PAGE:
Nature, history, and participation : the contribution of Thomas Aquinas' doctrine of original sin to a contemporary debate
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Contemporary debate over the interrelations of nature, history, and participation reveal significant faultlines in theology broadly aligned with the Catholic tradition. In particular, works by Henri de Lubac, Lawrence Feingold, and John Milbank reveal that the concept of human nature remains a source of considerable debate. De Lubac’s work unsettled many of the metaphysical assumptions which had defined Catholic thought in the earlier twentieth century, and Feingold and Milbank represent strongly divergent responses to his theological inheritance. Analysing the distinctions of these thinkers reveals disagreements on four themes: the relation of nature and history, the orientation of nature to God, the structure of nature as a unity, and the participation of nature in God (part 1). The thought of Thomas Aquinas, a significant source for each of these thinkers, reveals new connections in this debate, particularly when approached through his understanding of the doctrine of original sin. Aspects of Thomas’ account, particularly when contrasted with those of his near-contemporaries Henry of Ghent and John Duns Scotus, reveal the significance of history as qualifying Thomas’ understanding of human existence (part 2). Discussing the workings and ends of the human intellect and will in this light reveals further elements of historicity built in to Thomas’ understanding of the orientation and structure of human nature (part 3). On this basis, it is possible to reconcile significant emphases in the theologies of de Lubac and Feingold; however, Milbank’s vision of a cosmos inherently participating in deification remains at odds with Thomas’ recognition of limitation and finitude as irreducible aspects of participation in God through a history as yet only directed to, not yet participating in, its eschatological fulfilment (conclusion).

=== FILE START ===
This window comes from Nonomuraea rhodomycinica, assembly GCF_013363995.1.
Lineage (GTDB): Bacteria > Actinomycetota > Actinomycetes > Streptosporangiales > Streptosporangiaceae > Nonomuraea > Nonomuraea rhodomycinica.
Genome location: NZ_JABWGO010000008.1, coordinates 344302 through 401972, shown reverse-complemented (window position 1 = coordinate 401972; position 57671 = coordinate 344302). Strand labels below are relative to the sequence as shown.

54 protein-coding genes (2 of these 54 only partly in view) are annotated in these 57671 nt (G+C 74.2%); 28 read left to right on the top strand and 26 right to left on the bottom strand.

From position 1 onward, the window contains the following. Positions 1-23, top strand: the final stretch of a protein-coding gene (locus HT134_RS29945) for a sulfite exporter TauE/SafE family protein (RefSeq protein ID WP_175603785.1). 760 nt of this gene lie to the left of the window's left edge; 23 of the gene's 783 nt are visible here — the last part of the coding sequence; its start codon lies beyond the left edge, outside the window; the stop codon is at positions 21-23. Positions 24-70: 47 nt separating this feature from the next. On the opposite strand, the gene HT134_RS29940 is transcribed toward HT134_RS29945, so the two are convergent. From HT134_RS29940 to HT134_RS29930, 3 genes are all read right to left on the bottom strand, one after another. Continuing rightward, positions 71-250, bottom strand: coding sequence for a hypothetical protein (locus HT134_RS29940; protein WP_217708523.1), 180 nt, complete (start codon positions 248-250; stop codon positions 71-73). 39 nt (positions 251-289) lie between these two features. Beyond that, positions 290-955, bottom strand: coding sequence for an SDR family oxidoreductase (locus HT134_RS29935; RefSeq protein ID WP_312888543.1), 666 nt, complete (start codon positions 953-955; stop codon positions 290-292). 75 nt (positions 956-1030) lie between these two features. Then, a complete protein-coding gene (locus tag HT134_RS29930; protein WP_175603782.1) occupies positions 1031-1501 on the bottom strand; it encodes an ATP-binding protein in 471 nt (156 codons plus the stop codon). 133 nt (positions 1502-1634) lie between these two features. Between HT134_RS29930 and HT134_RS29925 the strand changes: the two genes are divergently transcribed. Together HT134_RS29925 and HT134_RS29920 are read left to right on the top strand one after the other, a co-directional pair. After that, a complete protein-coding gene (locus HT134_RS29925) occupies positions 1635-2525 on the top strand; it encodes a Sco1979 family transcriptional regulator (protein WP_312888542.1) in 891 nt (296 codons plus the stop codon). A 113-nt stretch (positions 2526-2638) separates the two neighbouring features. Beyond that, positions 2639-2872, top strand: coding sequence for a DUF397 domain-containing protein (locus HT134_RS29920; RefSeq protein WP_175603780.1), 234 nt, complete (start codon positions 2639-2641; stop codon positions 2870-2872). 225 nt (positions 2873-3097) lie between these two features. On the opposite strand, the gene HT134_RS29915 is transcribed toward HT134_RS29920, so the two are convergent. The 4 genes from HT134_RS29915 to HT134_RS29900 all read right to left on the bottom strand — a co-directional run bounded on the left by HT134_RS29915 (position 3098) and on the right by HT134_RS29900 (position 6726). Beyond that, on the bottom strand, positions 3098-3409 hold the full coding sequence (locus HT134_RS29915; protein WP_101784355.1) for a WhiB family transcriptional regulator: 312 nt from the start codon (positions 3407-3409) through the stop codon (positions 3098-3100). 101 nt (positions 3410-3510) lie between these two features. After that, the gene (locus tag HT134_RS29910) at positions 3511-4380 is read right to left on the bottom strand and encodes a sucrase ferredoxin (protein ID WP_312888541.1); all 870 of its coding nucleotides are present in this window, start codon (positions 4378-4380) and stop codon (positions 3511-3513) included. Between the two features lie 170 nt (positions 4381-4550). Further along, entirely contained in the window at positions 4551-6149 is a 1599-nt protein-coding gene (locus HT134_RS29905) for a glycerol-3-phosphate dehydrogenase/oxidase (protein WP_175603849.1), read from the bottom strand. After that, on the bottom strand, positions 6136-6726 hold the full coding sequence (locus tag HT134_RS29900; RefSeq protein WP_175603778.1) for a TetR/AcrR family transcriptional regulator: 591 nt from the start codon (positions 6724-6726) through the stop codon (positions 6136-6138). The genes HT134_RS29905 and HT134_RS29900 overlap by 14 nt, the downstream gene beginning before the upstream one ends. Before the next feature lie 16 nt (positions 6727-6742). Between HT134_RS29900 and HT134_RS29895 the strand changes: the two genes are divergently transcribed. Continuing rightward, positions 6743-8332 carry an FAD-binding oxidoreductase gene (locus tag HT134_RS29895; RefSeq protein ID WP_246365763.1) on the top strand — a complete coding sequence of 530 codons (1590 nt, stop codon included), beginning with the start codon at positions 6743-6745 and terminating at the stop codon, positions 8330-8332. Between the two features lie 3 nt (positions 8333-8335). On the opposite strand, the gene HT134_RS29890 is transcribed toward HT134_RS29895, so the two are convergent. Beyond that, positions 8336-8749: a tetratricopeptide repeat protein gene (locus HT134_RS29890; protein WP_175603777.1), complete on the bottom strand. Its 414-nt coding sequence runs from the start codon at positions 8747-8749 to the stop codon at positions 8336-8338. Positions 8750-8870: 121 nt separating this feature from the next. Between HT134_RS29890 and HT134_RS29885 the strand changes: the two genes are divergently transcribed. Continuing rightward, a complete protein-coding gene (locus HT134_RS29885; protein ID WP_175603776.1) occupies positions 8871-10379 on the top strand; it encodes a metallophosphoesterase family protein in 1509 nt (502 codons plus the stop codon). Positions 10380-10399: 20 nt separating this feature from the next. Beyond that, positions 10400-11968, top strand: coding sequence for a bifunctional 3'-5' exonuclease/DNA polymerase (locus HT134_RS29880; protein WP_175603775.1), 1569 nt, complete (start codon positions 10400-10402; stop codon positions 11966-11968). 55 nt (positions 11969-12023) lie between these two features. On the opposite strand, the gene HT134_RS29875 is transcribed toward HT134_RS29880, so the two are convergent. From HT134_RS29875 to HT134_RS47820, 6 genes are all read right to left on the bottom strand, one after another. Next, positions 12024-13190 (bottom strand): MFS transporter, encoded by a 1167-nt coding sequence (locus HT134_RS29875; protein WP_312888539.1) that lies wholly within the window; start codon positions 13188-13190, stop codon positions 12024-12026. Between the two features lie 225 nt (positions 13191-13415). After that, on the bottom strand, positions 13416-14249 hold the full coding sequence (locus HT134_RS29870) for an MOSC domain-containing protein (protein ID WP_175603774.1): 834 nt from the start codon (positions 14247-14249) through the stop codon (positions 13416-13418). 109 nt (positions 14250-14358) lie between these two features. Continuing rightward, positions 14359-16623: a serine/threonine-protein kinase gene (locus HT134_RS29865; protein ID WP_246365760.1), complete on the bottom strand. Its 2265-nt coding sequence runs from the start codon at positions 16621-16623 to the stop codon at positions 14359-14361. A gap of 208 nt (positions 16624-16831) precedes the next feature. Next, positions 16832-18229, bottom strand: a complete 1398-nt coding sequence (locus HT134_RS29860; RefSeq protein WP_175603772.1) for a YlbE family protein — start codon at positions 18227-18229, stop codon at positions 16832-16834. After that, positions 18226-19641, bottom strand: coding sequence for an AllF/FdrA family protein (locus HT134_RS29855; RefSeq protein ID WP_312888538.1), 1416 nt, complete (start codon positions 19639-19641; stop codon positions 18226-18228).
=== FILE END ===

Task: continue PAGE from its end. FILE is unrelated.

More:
Thesis, PhD Doctor of Philosophy
Embargo Date: 2025-02-10
Embargo Reason: Thesis restricted in accordance with University regulations. Print and electronic copy restricted until 10th February 2025
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